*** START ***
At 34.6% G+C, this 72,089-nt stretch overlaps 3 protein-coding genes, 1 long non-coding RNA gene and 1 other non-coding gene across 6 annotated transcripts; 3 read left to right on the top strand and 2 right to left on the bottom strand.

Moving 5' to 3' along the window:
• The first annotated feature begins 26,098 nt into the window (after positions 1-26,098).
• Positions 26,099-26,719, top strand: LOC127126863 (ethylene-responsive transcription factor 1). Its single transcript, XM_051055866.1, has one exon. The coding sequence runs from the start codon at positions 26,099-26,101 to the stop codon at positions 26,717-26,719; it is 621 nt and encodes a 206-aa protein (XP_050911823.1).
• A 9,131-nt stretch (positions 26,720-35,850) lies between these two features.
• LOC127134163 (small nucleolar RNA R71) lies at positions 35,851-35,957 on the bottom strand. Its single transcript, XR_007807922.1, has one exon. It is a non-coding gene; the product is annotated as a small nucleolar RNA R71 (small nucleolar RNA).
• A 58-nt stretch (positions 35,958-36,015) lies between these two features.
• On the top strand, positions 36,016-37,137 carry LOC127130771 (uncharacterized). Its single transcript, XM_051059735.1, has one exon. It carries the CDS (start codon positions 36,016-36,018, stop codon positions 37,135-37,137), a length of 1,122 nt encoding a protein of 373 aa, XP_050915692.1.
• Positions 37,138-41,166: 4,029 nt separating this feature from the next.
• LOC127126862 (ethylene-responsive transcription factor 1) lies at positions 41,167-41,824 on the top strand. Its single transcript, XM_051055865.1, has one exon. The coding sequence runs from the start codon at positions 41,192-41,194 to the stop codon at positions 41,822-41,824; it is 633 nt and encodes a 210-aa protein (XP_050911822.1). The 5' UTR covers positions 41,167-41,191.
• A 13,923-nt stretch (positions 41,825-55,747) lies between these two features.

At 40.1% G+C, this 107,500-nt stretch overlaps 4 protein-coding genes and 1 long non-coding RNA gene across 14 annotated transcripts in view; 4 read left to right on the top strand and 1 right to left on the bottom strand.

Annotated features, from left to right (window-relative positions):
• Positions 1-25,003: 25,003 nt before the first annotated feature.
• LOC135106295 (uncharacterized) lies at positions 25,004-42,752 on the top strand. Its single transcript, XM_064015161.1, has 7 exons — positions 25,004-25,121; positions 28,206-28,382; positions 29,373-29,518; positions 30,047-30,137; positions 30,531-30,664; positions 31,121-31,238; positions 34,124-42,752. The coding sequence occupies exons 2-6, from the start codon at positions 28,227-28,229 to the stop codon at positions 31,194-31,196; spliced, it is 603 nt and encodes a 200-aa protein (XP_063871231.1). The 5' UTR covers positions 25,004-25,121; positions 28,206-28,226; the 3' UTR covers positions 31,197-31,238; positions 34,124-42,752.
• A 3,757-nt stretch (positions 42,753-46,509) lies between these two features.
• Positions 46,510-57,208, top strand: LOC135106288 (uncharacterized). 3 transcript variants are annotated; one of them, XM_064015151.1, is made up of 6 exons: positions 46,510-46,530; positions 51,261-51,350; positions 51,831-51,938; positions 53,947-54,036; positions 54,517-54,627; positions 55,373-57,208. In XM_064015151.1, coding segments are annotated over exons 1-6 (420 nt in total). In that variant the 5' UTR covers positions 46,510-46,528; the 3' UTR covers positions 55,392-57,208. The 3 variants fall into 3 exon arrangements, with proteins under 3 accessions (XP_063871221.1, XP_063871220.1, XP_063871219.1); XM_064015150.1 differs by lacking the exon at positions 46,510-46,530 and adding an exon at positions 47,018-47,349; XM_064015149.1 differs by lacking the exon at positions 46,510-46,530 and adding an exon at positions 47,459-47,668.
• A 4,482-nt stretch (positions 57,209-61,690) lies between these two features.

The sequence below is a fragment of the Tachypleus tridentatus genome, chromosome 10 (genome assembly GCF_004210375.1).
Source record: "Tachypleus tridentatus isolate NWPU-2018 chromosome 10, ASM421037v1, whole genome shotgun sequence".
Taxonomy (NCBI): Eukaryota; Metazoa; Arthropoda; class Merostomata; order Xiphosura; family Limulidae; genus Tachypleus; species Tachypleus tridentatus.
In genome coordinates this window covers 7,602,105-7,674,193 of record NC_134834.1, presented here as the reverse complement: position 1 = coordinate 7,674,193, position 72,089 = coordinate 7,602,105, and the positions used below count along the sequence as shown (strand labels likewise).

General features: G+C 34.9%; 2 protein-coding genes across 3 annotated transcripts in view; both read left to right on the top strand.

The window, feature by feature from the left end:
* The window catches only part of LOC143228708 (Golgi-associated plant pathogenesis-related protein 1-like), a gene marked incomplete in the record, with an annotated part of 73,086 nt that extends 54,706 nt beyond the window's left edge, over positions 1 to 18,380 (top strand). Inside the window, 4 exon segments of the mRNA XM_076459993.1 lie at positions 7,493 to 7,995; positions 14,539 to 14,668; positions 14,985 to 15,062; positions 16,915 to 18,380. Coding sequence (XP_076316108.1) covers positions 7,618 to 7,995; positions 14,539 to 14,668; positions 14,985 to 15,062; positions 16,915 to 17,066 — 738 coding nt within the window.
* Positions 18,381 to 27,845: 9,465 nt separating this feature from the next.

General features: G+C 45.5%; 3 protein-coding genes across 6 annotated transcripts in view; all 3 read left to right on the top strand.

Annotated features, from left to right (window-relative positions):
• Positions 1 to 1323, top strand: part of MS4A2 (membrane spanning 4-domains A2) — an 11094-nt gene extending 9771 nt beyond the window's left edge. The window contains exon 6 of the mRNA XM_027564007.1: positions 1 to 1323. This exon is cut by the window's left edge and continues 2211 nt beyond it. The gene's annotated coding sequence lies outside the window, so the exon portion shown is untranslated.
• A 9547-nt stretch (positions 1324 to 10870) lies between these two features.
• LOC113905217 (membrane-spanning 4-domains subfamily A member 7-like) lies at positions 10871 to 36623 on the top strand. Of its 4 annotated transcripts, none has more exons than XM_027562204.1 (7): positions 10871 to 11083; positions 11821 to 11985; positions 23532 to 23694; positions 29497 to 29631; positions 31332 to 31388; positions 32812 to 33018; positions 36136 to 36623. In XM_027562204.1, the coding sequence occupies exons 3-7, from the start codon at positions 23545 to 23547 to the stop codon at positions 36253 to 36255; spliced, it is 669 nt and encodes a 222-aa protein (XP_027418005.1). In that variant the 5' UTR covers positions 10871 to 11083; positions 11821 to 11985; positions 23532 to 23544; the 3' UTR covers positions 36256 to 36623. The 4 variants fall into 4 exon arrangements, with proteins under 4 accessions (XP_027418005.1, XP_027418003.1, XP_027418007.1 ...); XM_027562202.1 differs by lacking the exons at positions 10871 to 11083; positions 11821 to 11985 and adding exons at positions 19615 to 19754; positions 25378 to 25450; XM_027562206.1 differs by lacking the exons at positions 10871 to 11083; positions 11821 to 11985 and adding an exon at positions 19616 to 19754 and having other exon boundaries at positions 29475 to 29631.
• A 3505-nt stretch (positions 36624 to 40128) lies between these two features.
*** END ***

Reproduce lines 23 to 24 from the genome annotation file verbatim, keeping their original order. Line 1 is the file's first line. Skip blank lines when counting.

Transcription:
General features: G+C 34.9%; 2 protein-coding genes across 3 annotated transcripts in view; both read left to right on the top strand.

The window, feature by feature from the left end: